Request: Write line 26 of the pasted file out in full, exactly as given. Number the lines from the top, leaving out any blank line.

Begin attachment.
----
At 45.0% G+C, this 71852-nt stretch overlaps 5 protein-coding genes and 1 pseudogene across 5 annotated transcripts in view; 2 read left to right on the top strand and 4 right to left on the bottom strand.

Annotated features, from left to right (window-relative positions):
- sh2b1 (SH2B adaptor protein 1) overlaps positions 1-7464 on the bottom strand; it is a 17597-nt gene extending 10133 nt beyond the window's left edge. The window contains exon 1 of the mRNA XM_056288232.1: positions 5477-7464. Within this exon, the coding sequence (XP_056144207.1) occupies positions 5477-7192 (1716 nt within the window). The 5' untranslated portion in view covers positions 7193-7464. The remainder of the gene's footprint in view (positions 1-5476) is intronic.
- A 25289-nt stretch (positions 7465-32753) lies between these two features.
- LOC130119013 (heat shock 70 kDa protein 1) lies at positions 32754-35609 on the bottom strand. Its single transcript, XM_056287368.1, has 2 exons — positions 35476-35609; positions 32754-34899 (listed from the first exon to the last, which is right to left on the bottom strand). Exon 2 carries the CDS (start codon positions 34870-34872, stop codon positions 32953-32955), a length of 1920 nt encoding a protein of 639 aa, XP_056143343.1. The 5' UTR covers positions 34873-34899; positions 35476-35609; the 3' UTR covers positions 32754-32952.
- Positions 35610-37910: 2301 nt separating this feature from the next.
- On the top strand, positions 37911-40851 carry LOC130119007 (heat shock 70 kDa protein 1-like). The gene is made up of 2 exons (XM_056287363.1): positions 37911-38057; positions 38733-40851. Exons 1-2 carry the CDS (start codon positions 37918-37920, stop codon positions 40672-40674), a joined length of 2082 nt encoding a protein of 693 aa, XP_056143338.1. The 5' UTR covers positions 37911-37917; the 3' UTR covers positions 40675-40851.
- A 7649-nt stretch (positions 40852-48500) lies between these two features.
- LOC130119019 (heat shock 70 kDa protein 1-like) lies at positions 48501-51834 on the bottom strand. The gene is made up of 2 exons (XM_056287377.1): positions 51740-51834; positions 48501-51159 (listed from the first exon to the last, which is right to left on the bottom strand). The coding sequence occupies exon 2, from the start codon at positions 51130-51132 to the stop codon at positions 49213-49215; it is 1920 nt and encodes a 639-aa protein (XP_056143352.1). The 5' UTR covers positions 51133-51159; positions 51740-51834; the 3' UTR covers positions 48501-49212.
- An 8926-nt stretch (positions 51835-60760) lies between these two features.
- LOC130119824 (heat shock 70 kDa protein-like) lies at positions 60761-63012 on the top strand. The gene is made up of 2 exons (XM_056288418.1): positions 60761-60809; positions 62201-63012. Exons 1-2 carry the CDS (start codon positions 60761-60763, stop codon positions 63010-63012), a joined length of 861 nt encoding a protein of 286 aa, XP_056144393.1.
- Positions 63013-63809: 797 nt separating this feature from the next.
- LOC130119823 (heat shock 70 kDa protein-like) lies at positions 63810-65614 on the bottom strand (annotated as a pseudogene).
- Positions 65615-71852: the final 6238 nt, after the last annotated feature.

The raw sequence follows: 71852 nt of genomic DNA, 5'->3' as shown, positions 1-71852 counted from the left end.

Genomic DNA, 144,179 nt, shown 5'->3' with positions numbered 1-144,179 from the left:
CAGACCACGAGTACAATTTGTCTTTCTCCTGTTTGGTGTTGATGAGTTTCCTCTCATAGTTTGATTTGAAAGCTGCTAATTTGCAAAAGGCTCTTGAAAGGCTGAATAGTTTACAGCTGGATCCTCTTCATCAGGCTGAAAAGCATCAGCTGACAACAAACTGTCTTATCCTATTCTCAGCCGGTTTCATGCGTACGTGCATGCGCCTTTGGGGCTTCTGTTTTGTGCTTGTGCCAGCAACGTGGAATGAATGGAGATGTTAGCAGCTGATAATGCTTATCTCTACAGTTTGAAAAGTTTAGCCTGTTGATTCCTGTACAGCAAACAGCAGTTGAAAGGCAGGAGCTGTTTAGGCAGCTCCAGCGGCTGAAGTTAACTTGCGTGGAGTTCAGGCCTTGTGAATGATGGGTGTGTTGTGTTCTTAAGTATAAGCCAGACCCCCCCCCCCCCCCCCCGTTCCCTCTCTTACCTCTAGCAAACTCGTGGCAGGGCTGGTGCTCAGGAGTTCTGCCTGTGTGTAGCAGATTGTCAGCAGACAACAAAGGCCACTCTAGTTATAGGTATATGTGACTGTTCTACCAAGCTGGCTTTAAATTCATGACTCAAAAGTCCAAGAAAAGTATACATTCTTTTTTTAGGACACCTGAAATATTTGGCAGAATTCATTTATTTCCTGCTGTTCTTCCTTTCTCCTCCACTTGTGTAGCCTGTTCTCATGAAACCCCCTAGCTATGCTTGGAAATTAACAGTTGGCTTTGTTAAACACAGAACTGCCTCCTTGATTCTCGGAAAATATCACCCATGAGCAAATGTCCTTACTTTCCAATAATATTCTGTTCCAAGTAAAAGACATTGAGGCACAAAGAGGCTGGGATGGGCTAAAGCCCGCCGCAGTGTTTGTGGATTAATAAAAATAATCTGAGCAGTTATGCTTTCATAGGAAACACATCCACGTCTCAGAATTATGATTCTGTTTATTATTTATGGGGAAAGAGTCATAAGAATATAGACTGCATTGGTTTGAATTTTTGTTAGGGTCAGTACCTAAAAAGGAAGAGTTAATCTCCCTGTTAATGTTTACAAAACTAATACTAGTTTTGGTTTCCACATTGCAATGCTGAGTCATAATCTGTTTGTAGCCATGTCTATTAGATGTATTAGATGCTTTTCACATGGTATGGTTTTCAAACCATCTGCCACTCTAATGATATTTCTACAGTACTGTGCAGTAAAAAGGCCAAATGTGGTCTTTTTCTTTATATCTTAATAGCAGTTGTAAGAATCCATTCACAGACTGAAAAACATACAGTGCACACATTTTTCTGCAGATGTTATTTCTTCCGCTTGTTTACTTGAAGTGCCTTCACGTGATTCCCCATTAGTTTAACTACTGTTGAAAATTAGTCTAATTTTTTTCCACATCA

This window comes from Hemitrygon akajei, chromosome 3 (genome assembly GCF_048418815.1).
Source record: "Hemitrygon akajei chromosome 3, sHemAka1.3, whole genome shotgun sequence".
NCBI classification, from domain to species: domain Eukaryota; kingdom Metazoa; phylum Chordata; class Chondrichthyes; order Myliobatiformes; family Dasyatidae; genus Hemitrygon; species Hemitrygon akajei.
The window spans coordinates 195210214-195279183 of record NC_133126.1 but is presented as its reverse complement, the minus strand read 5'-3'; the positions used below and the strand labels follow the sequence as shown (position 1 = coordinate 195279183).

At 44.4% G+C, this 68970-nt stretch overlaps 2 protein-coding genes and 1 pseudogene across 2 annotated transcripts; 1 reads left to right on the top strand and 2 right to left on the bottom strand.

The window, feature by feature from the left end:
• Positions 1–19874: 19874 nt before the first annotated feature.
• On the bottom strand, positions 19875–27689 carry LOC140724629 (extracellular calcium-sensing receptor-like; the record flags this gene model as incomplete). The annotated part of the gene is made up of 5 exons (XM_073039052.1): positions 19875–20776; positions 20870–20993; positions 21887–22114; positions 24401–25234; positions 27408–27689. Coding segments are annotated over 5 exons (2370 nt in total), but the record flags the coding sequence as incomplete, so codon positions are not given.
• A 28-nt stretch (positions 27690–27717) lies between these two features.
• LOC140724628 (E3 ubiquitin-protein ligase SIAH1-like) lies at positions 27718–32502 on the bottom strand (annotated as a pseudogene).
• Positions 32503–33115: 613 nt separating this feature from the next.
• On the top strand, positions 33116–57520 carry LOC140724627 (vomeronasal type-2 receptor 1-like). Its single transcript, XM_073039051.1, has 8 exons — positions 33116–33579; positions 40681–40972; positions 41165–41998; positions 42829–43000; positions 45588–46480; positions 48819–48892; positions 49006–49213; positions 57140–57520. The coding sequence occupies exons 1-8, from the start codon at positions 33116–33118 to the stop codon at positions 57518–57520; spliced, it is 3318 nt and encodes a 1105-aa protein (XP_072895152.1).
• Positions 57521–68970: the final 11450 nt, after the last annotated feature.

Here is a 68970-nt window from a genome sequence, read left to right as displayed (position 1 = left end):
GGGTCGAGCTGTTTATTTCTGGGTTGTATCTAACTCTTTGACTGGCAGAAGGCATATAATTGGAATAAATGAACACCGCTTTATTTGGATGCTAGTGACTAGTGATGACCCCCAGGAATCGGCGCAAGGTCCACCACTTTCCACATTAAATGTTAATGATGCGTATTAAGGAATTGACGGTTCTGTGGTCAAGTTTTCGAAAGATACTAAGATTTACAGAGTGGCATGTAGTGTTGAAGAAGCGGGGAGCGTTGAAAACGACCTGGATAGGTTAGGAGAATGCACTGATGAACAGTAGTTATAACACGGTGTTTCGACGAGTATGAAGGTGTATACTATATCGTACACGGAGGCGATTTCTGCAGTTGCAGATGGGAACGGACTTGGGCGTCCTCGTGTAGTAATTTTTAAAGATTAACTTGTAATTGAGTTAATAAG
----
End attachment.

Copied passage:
• A 28-nt stretch (positions 27690–27717) lies between these two features.